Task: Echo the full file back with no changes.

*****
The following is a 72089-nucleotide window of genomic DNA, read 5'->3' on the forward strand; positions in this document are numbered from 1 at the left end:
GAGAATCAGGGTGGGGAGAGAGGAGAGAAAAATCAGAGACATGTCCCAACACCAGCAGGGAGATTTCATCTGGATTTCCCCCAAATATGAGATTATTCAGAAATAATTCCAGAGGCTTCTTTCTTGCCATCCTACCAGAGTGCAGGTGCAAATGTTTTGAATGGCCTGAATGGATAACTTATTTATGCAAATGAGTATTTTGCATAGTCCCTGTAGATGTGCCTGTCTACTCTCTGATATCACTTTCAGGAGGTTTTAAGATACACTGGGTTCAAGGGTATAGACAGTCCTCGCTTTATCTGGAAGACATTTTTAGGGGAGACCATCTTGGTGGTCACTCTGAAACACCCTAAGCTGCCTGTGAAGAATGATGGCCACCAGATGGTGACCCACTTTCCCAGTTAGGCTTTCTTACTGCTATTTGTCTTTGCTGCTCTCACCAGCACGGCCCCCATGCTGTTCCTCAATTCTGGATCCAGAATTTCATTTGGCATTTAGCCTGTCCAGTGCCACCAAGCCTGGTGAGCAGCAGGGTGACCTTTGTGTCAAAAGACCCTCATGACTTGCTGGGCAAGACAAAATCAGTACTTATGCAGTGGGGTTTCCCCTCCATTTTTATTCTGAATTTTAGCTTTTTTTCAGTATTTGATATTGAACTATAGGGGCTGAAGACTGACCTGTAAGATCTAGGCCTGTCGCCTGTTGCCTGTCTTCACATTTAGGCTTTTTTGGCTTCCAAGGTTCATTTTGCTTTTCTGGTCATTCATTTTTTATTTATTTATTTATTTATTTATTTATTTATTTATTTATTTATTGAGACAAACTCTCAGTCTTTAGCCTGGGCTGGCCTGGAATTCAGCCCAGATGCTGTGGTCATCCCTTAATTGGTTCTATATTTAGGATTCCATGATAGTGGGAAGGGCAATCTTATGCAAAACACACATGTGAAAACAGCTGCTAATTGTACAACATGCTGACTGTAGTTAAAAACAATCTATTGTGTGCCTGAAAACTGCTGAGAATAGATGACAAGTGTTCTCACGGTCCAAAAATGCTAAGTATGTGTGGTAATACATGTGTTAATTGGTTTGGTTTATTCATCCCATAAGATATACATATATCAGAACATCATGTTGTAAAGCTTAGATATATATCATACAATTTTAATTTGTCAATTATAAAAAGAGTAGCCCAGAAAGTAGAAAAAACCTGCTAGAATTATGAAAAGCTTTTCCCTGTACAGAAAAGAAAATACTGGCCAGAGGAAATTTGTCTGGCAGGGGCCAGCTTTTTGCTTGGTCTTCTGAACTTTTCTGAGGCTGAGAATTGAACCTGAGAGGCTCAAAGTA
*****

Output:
The following is a 72089-nucleotide window of genomic DNA, read 5'->3' on the forward strand; positions in this document are numbered from 1 at the left end:
GAGAATCAGGGTGGGGAGAGAGGAGAGAAAAATCAGAGACATGTCCCAACACCAGCAGGGAGATTTCATCTGGATTTCCCCCAAATATGAGATTATTCAGAAATAATTCCAGAGGCTTCTTTCTTGCCATCCTACCAGAGTGCAGGTGCAAATGTTTTGAATGGCCTGAATGGATAACTTATTTATGCAAATGAGTATTTTGCATAGTCCCTGTAGATGTGCCTGTCTACTCTCTGATATCACTTTCAGGAGGTTTTAAGATACACTGGGTTCAAGGGTATAGACAGTCCTCGCTTTATCTGGAAGACATTTTTAGGGGAGACCATCTTGGTGGTCACTCTGAAACACCCTAAGCTGCCTGTGAAGAATGATGGCCACCAGATGGTGACCCACTTTCCCAGTTAGGCTTTCTTACTGCTATTTGTCTTTGCTGCTCTCACCAGCACGGCCCCCATGCTGTTCCTCAATTCTGGATCCAGAATTTCATTTGGCATTTAGCCTGTCCAGTGCCACCAAGCCTGGTGAGCAGCAGGGTGACCTTTGTGTCAAAAGACCCTCATGACTTGCTGGGCAAGACAAAATCAGTACTTATGCAGTGGGGTTTCCCCTCCATTTTTATTCTGAATTTTAGCTTTTTTTCAGTATTTGATATTGAACTATAGGGGCTGAAGACTGACCTGTAAGATCTAGGCCTGTCGCCTGTTGCCTGTCTTCACATTTAGGCTTTTTTGGCTTCCAAGGTTCATTTTGCTTTTCTGGTCATTCATTTTTTATTTATTTATTTATTTATTTATTTATTTATTTATTTATTTATTGAGACAAACTCTCAGTCTTTAGCCTGGGCTGGCCTGGAATTCAGCCCAGATGCTGTGGTCATCCCTTAATTGGTTCTATATTTAGGATTCCATGATAGTGGGAAGGGCAATCTTATGCAAAACACACATGTGAAAACAGCTGCTAATTGTACAACATGCTGACTGTAGTTAAAAACAATCTATTGTGTGCCTGAAAACTGCTGAGAATAGATGACAAGTGTTCTCACGGTCCAAAAATGCTAAGTATGTGTGGTAATACATGTGTTAATTGGTTTGGTTTATTCATCCCATAAGATATACATATATCAGAACATCATGTTGTAAAGCTTAGATATATATCATACAATTTTAATTTGTCAATTATAAAAAGAGTAGCCCAGAAAGTAGAAAAAACCTGCTAGAATTATGAAAAGCTTTTCCCTGTACAGAAAAGAAAATACTGGCCAGAGGAAATTTGTCTGGCAGGGGCCAGCTTTTTGCTTGGTCTTCTGAACTTTTCTGAGGCTGAGAATTGAACCTGAGAGGCTCAAAGTA